Best known simply as “Rocky,” Rocky Mountain House of 6,800 straddles the North Saskatchewan River and is surrounded by gently rolling hills in a transition zone between aspen parkland and mountains. Highway 11 (also known as David Thompson Highway ) passes through town on its way east to Red Deer  (82 km/51 mi) and west to the northern end of Banff National Park  (170 km/106 mi).
Make your first stop in town the tourist information center (54th Ave., 403/845-5450 or 800/565-3793, www.rockychamber.org , late May–Aug. Mon.–Sat. 9 a.m.–7 p.m., Sun. 10 a.m.–6 p.m., the rest of the year Mon.–Fri. 9 a.m.–5 p.m.), beside Highway 11 north of downtown.
Rocky Mountain House National Historic Site (seven km/4.3 mi west of Rocky Mountain House on Hwy. 11A, 403/845-2412, mid-May–Aug. daily 10 a.m.–5 p.m., Sept. Mon.–Fri. 10 a.m.–5 p.m., adult $4, senior $3.50, child $2) commemorates the important role fur trading played in Canada’s history.
The first trading post, or fort, was built on the site in 1799. By the 1830s, beaver felt was out of fashion in Europe, and traders turned to buffalo robes. By the 1870s, the fur trade had ended and the last post at Rocky Mountain House closed.
Today, the protected areas include the sites of five forts, a buffalo paddock, and a stretch of riverbank where the large voyageur canoes would have come ashore to be loaded with furs bound for Europe.
The visitor center is the best place to begin a visit to the site; its interpretive displays detail the history of the forts, the fur trade, and exploration of the West. Two trails lead along the north bank of the river. The longer of the two, a 3.2-kilometer (two-mile) loop, passes the site of the two original forts. Frequent “listening posts” along the trail play a lively recorded commentary on life in the early 1800s.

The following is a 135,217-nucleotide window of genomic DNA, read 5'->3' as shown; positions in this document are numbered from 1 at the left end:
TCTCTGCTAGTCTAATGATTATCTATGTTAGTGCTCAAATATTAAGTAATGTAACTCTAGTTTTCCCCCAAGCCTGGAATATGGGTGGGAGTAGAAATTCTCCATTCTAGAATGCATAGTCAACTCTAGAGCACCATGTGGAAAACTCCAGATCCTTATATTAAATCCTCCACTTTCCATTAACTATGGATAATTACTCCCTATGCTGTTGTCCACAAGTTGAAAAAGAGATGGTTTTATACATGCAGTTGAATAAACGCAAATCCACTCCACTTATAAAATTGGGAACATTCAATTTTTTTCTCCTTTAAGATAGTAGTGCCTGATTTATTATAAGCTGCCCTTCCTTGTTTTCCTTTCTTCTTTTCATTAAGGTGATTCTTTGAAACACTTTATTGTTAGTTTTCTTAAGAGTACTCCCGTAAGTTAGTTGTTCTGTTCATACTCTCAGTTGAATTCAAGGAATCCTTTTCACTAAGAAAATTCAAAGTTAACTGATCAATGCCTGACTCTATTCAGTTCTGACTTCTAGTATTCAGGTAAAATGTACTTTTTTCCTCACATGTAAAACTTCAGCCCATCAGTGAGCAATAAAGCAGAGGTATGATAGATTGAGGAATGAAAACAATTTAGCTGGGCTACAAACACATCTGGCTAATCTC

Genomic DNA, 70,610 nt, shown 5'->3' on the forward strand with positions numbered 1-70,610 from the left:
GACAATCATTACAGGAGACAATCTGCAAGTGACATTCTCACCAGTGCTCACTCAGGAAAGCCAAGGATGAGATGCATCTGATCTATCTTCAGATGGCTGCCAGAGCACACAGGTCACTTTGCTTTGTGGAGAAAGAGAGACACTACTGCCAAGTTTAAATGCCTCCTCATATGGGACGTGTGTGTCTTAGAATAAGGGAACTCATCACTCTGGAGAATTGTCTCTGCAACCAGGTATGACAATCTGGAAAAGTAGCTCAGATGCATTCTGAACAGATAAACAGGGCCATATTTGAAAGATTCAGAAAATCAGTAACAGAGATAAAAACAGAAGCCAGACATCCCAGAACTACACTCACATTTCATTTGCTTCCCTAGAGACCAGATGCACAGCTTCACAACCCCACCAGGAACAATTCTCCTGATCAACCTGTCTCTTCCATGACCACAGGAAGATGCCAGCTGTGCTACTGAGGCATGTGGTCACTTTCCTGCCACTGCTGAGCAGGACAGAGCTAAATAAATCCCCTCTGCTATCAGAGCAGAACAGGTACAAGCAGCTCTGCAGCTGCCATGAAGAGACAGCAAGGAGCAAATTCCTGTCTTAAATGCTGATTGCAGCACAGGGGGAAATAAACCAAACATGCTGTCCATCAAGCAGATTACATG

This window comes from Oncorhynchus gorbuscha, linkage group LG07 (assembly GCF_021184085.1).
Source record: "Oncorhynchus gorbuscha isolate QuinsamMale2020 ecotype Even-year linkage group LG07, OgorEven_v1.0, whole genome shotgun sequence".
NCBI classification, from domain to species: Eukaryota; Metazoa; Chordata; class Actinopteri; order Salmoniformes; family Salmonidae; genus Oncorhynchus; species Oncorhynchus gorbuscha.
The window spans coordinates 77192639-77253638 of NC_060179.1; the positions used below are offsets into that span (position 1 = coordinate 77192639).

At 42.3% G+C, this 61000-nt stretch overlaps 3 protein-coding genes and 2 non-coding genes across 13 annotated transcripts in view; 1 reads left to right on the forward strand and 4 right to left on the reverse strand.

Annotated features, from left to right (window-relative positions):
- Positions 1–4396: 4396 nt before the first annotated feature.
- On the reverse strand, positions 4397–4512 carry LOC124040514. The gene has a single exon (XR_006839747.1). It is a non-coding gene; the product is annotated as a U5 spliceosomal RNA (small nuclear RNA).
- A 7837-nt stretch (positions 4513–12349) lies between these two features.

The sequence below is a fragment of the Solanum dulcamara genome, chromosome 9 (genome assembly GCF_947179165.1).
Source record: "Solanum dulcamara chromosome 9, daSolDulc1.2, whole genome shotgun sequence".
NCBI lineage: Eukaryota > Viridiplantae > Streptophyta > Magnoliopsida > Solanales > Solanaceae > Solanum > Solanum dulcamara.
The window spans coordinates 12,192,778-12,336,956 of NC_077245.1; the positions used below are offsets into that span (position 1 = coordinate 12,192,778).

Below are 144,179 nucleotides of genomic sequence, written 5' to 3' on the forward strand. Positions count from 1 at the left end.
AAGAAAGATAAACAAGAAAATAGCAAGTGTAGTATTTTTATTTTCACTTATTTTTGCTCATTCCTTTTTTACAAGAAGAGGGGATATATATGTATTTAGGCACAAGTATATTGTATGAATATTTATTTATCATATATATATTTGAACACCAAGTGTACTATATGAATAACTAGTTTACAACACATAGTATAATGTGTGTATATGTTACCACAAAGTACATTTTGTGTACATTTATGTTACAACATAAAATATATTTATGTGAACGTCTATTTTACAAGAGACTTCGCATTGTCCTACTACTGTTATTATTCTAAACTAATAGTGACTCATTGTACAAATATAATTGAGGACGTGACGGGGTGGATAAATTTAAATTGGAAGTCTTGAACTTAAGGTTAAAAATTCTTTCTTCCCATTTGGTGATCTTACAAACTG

All that remains of the forts are depressions in the ground, but through the commentary and interpretive displays, it is easy to get a good idea of what the forts looked like.
Rocky Mountain House Museum (5406 48th St., 403/845-2332, July–Aug. daily 9 a.m.–8 p.m., June and Sept. daily 9 a.m.–5 p.m., the rest of the year weekdays only, adult $4, child $1.50) is in the same complex as the information center. Exhibits include an array of pioneer artifacts, including an early Forest Service cabin, a one-room schoolhouse, and an interesting rope-making machine.
Least expensive of the motels spread out along Highway 11 east of town is the Voyageur Motel (403/845-3381 or 888/845-5569, www.voyageurmotel.ca , $60–75 s, $75–90 d), which has large clean rooms with fridge and microwave, or pay an extra $15 for a kitchenette. Walking Eagle Inn & Lodge (4819 45th St., 403/845-2804 or 866/845-2131, www.walkingeagle.net , $99–129 s or d), easily recognized by its striking log exterior, has comfortable rooms, a steakhouse restaurant, and a steam room.
Riverview Campground (Hwy. 11, 403/845-4422, unserviced sites $16, hookups $19–26) is the only commercial camping facility in town. The unserviced sites are tucked in among a grove of trees along the North Saskatchewan River. Amenities include a small grocery store, laundry, showers, and free firewood.
Another recommended spot is Crimson Lake Provincial Park (403/845-2330, $22–28), northwest of town along an access road off Highway 11, where you’ll find two campgrounds; sites along the bank of Crimson Lake are mostly powered, whereas those beside Twin Lakes aren’t.